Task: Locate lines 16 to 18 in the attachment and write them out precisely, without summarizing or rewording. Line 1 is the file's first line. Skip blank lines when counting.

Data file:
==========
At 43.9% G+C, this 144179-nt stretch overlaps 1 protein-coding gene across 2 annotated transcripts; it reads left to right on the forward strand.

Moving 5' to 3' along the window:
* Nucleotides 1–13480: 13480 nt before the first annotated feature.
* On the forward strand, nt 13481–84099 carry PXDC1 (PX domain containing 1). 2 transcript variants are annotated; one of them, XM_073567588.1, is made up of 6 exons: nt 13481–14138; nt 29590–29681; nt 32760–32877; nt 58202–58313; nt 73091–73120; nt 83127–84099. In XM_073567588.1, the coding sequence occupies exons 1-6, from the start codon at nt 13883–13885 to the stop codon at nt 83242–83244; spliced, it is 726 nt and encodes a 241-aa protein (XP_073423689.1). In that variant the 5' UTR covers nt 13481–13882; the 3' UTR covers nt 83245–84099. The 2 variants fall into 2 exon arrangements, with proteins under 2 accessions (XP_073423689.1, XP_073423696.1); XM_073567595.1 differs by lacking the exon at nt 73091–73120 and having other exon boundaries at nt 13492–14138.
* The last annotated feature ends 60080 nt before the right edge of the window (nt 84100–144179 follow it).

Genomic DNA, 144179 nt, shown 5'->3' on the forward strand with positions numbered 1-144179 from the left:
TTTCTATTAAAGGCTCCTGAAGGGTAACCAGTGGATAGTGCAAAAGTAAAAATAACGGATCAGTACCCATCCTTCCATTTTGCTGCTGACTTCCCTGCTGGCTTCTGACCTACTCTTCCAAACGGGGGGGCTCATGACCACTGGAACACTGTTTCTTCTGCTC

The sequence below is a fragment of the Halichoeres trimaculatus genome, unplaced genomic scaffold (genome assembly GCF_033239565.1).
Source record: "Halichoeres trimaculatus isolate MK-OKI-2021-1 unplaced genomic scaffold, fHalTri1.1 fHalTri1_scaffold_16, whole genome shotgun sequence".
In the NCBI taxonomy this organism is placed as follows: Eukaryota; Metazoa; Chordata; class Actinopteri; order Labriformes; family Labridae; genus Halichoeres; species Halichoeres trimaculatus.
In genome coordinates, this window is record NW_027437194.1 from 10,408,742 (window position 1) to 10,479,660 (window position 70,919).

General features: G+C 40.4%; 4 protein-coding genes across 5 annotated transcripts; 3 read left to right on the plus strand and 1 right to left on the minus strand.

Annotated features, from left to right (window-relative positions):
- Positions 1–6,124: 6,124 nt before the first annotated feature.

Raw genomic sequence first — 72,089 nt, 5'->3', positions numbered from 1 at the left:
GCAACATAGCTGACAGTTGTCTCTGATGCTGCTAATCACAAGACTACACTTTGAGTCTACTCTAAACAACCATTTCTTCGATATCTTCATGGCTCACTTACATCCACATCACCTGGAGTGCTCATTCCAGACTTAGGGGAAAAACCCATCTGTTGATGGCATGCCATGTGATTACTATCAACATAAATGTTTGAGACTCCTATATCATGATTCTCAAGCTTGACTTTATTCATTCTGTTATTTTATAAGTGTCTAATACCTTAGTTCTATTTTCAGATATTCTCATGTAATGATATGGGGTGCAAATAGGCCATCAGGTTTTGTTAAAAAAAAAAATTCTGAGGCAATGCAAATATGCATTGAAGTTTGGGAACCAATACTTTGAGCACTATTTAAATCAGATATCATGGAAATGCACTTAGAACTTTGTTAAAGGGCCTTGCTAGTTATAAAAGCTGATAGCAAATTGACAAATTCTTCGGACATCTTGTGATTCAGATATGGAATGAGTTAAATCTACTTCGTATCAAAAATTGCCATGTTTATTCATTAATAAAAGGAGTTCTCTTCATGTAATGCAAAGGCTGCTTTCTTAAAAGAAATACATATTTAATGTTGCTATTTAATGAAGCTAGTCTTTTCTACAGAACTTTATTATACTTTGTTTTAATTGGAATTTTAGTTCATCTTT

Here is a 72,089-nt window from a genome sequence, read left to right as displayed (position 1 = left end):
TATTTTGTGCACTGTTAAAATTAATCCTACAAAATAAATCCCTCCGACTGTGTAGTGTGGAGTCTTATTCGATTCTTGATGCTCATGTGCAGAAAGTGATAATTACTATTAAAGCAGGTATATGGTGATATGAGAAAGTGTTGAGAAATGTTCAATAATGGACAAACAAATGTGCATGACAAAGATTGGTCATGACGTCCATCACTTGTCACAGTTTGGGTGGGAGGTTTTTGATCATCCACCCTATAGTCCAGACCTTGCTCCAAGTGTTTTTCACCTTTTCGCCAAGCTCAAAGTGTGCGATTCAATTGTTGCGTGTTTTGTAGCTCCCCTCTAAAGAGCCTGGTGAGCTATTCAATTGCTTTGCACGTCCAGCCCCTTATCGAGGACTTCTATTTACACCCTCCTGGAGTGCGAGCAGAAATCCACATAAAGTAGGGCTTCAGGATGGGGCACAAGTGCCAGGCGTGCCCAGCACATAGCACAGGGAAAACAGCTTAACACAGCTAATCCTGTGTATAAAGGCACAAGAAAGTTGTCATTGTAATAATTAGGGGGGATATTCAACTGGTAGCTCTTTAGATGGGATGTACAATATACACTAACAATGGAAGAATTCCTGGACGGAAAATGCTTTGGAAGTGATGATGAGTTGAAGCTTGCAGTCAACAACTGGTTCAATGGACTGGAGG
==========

GCAACATAGCTGACAGTTGTCTCTGATGCTGCTAATCACAAGACTACACTTTGAGTCTACTCTAAACAACCATTTCTTCGATATCTTCATGGCTCACTTACATCCACATCACCTGGAGTGCTCATTCCAGACTTAGGGGAAAAACCCATCTGTTGATGGCATGCCATGTGATTACTATCAACATAAATGTTTGAGACTCCTATATCATGATTCTCAAGCTTGACTTTATTCATTCTGTTATTTTATAAGTGTCTAATACCTTAGTTCTATTTTCAGATATTCTCATGTAATGATATGGGGTGCAAATAGGCCATCAGGTTTTGTTAAAAAAAAAAATTCTGAGGCAATGCAAATATGCATTGAAGTTTGGGAACCAATACTTTGAGCACTATTTAAATCAGATATCATGGAAATGCACTTAGAACTTTGTTAAAGGGCCTTGCTAGTTATAAAAGCTGATAGCAAATTGACAAATTCTTCGGACATCTTGTGATTCAGATATGGAATGAGTTAAATCTACTTCGTATCAAAAATTGCCATGTTTATTCATTAATAAAAGGAGTTCTCTTCATGTAATGCAAAGGCTGCTTTCTTAAAAGAAATACATATTTAATGTTGCTATTTAATGAAGCTAGTCTTTTCTACAGAACTTTATTATACTTTGTTTTAATTGGAATTTTAGTTCATCTTT

Here is a 72,089-nt window from a genome sequence, read left to right as displayed (position 1 = left end):
TATTTTGTGCACTGTTAAAATTAATCCTACAAAATAAATCCCTCCGACTGTGTAGTGTGGAGTCTTATTCGATTCTTGATGCTCATGTGCAGAAAGTGATAATTACTATTAAAGCAGGTATATGGTGATATGAGAAAGTGTTGAGAAATGTTCAATAATGGACAAACAAATGTGCATGACAAAGATTGGTCATGACGTCCATCACTTGTCACAGTTTGGGTGGGAGGTTTTTGATCATCCACCCTATAGTCCAGACCTTGCTCCAAGTGTTTTTCACCTTTTCGCCAAGCTCAAAGTGTGCGATTCAATTGTTGCGTGTTTTGTAGCTCCCCTCTAAAGAGCCTGGTGAGCTATTCAATTGCTTTGCACGTCCAGCCCCTTATCGAGGACTTCTATTTACACCCTCCTGGAGTGCGAGCAGAAATCCACATAAAGTAGGGCTTCAGGATGGGGCACAAGTGCCAGGCGTGCCCAGCACATAGCACAGGGAAAACAGCTTAACACAGCTAATCCTGTGTATAAAGGCACAAGAAAGTTGTCATTGTAATAATTAGGGGGGATATTCAACTGGTAGCTCTTTAGATGGGATGTACAATATACACTAACAATGGAAGAATTCCTGGACGGAAAATGCTTTGGAAGTGATGATGAGTTGAAGCTTGCAGTCAACAACTGGTTCAATGGACTGGAGG